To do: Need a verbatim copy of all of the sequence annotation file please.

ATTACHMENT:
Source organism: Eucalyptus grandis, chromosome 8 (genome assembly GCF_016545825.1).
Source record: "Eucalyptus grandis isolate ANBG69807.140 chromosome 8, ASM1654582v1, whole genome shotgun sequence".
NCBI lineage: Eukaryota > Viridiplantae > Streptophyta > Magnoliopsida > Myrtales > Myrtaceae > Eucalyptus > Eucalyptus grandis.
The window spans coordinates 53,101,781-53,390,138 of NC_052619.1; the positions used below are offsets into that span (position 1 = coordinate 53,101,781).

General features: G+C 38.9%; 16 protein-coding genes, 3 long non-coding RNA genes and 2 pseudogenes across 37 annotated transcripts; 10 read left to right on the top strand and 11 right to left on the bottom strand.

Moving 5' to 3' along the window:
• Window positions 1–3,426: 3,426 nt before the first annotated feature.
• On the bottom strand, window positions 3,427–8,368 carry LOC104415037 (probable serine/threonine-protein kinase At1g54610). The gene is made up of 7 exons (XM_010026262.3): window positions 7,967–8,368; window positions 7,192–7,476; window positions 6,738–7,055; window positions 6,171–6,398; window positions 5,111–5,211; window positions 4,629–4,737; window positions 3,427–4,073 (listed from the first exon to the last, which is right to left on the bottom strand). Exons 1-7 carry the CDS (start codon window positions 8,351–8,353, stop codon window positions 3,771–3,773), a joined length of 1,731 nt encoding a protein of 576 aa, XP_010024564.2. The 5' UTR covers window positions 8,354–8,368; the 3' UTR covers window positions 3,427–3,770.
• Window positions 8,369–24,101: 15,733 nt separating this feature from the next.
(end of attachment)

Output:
Source organism: Eucalyptus grandis, chromosome 8 (genome assembly GCF_016545825.1).
Source record: "Eucalyptus grandis isolate ANBG69807.140 chromosome 8, ASM1654582v1, whole genome shotgun sequence".
NCBI lineage: Eukaryota > Viridiplantae > Streptophyta > Magnoliopsida > Myrtales > Myrtaceae > Eucalyptus > Eucalyptus grandis.
The window spans coordinates 53,101,781-53,390,138 of NC_052619.1; the positions used below are offsets into that span (position 1 = coordinate 53,101,781).

General features: G+C 38.9%; 16 protein-coding genes, 3 long non-coding RNA genes and 2 pseudogenes across 37 annotated transcripts; 10 read left to right on the top strand and 11 right to left on the bottom strand.

Moving 5' to 3' along the window:
• Window positions 1–3,426: 3,426 nt before the first annotated feature.
• On the bottom strand, window positions 3,427–8,368 carry LOC104415037 (probable serine/threonine-protein kinase At1g54610). The gene is made up of 7 exons (XM_010026262.3): window positions 7,967–8,368; window positions 7,192–7,476; window positions 6,738–7,055; window positions 6,171–6,398; window positions 5,111–5,211; window positions 4,629–4,737; window positions 3,427–4,073 (listed from the first exon to the last, which is right to left on the bottom strand). Exons 1-7 carry the CDS (start codon window positions 8,351–8,353, stop codon window positions 3,771–3,773), a joined length of 1,731 nt encoding a protein of 576 aa, XP_010024564.2. The 5' UTR covers window positions 8,354–8,368; the 3' UTR covers window positions 3,427–3,770.
• Window positions 8,369–24,101: 15,733 nt separating this feature from the next.